There is a need of full and equal participation of women in policy making in order to promote gender fair government. Efforts are being made to increase women’s participation through legislative measures like gender quotas which are being implemented at a remarkable rate all over the world. Gender quotas are increasingly viewed as an important policy measure for boosting women’s access to decision-making bodies. The basic purpose of a quota system is to recruit women into political positions in order to limit their isolation in politics. The political uplift of women lacks economic bases because of their low level of literacy. It was 45.2 percent for females in 2009-10 as compared 69.5 percent for men.
Women are present at different levels of their representation like union council, provincial assembly and the parliament. Seemingly it is being realised that they have little power to achieve change due to the non-supportive structure of the bureaucracy. In this regard there are structural constraints of the political system of Pakistan which domesticated women even more.
In this context Pakistan’s politics is no exception and political ideas are not competitive ones. So the majority of the population mobilised along traditional patterns which further relegated the position of women in the society of Pakistan in-spite of getting their quotas at different levels of representation.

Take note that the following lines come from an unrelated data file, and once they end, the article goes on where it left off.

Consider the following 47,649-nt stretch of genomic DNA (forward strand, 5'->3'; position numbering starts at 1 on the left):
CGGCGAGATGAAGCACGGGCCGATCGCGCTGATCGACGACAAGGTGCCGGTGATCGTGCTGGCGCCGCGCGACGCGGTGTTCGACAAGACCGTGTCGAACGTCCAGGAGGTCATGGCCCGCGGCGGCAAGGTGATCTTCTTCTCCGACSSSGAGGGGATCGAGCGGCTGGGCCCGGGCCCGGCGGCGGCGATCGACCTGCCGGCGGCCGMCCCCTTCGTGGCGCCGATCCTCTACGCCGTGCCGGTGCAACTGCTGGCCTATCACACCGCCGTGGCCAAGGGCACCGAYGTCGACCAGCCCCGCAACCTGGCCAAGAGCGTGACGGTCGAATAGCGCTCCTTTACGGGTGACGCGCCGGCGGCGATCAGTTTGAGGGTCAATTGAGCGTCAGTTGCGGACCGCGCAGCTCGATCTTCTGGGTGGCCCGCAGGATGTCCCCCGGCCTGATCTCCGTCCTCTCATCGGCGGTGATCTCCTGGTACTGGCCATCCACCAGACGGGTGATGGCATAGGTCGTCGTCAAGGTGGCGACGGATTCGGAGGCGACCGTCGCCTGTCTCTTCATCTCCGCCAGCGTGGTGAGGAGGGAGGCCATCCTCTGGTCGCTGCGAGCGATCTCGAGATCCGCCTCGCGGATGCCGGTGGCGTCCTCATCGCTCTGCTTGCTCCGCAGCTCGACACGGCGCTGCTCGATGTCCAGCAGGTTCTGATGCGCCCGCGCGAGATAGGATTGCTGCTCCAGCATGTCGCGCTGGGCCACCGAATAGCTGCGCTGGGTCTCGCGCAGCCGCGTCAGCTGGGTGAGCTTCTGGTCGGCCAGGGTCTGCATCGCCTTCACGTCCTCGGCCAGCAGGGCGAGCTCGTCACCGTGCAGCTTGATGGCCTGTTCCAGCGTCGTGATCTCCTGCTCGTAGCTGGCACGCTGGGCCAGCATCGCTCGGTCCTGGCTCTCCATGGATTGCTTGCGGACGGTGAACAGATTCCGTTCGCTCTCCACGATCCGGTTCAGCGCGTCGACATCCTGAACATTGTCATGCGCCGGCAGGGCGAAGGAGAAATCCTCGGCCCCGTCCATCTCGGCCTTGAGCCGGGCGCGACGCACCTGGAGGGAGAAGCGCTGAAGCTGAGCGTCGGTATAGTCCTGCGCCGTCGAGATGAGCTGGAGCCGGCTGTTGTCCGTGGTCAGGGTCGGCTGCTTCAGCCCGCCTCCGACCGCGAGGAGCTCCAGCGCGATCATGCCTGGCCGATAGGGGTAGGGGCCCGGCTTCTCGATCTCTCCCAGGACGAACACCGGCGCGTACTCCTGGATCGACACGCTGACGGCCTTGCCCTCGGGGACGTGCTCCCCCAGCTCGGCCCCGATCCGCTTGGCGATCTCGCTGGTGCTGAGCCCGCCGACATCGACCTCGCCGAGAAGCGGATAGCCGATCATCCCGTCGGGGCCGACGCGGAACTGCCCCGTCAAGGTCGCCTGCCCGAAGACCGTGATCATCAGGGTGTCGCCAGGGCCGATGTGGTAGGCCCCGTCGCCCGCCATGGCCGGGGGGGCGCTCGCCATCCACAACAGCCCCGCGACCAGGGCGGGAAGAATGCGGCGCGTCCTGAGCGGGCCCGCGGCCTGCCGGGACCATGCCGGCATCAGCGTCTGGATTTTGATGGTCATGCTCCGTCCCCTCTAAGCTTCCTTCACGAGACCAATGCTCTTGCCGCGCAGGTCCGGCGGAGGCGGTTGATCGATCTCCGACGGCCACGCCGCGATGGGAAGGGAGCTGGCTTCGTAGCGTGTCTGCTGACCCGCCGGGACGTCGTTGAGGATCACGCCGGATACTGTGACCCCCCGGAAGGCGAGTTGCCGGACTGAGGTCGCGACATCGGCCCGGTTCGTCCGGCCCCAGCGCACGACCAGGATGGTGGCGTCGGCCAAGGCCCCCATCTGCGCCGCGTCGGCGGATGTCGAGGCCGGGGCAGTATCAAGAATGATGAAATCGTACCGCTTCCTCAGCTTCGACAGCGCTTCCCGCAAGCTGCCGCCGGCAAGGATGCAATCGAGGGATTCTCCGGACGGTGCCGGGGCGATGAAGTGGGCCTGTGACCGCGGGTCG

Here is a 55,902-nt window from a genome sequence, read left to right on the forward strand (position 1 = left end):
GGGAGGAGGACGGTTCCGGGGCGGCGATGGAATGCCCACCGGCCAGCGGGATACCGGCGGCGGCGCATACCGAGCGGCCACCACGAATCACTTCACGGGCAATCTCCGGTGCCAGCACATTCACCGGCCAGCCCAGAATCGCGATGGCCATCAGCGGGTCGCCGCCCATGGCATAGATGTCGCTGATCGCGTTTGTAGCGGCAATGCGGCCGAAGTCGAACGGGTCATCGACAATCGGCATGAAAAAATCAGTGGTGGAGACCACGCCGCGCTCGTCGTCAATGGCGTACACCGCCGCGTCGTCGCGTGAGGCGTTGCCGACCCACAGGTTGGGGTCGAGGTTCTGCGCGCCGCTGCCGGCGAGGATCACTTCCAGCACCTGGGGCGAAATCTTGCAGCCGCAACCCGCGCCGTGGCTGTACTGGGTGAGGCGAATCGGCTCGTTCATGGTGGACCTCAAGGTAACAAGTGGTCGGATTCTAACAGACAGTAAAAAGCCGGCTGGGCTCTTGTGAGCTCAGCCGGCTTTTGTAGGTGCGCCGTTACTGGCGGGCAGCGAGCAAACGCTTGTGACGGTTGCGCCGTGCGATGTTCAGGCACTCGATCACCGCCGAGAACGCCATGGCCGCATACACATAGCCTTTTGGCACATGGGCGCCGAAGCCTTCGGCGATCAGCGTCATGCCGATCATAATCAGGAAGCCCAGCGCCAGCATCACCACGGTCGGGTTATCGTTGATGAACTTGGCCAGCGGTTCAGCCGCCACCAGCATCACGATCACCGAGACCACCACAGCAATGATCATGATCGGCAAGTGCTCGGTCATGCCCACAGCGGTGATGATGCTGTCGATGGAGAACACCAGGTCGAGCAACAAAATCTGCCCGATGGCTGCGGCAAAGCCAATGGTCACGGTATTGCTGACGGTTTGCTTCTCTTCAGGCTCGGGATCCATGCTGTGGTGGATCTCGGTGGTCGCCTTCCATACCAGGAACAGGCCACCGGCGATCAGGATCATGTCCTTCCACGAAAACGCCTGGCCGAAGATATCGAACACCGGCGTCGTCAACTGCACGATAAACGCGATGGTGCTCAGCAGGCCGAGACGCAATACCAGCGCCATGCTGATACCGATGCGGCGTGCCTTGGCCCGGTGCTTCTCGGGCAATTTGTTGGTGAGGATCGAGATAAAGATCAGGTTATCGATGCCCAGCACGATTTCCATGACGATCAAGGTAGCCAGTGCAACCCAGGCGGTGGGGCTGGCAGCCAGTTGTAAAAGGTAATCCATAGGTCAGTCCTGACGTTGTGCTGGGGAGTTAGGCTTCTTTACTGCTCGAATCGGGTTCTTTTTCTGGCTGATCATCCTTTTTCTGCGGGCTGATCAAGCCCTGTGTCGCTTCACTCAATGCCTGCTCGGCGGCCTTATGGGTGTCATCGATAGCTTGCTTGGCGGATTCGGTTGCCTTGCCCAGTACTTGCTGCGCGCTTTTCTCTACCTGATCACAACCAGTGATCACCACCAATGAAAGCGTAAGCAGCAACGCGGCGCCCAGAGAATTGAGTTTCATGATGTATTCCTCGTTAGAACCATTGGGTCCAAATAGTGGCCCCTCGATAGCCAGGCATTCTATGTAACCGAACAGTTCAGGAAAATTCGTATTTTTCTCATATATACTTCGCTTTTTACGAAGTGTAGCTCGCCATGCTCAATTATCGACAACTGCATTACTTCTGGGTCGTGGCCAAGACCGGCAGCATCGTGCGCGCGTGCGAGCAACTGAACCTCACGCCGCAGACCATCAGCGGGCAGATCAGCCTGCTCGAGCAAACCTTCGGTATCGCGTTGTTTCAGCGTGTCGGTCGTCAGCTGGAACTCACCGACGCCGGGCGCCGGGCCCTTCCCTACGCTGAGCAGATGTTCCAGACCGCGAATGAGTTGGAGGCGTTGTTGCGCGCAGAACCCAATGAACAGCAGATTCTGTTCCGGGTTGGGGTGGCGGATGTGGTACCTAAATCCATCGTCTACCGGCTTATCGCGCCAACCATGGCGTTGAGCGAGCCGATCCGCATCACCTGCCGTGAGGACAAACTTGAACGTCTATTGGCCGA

In Pakistan, the Devolution of Power Plan was adopted in March 2000, reserving 33 percent seats for women in legislative councils at the local, tehsil, municipality and district levels. In local councils, with an increase in the number of councils, about 70,000 women were gaining experience in self-government. However, members of the tehsil and district councils are indirectly elected by the elected councillors at the local level. Women in Pakistan also feel a clear benefit from the quotas. They have faced problems, including hostile male attitudes, lack of a constituency due to the process of indirect elections, and being at the mercy of the male councillors who elect them and often assign them to committees dealing only with ‘women’s issues’.
Efforts are being made to increase women’s participation through legislative measures like gender quotas which are being implemented at a remarkable rate all over the world
Nevertheless, they are making their presence felt. According to Farzana Bari, “The fact that a huge number of women had taken active political role itself triggered social change, creating waves in the country’s barnyards where traditional power structures still dominate the social and political lives of people”.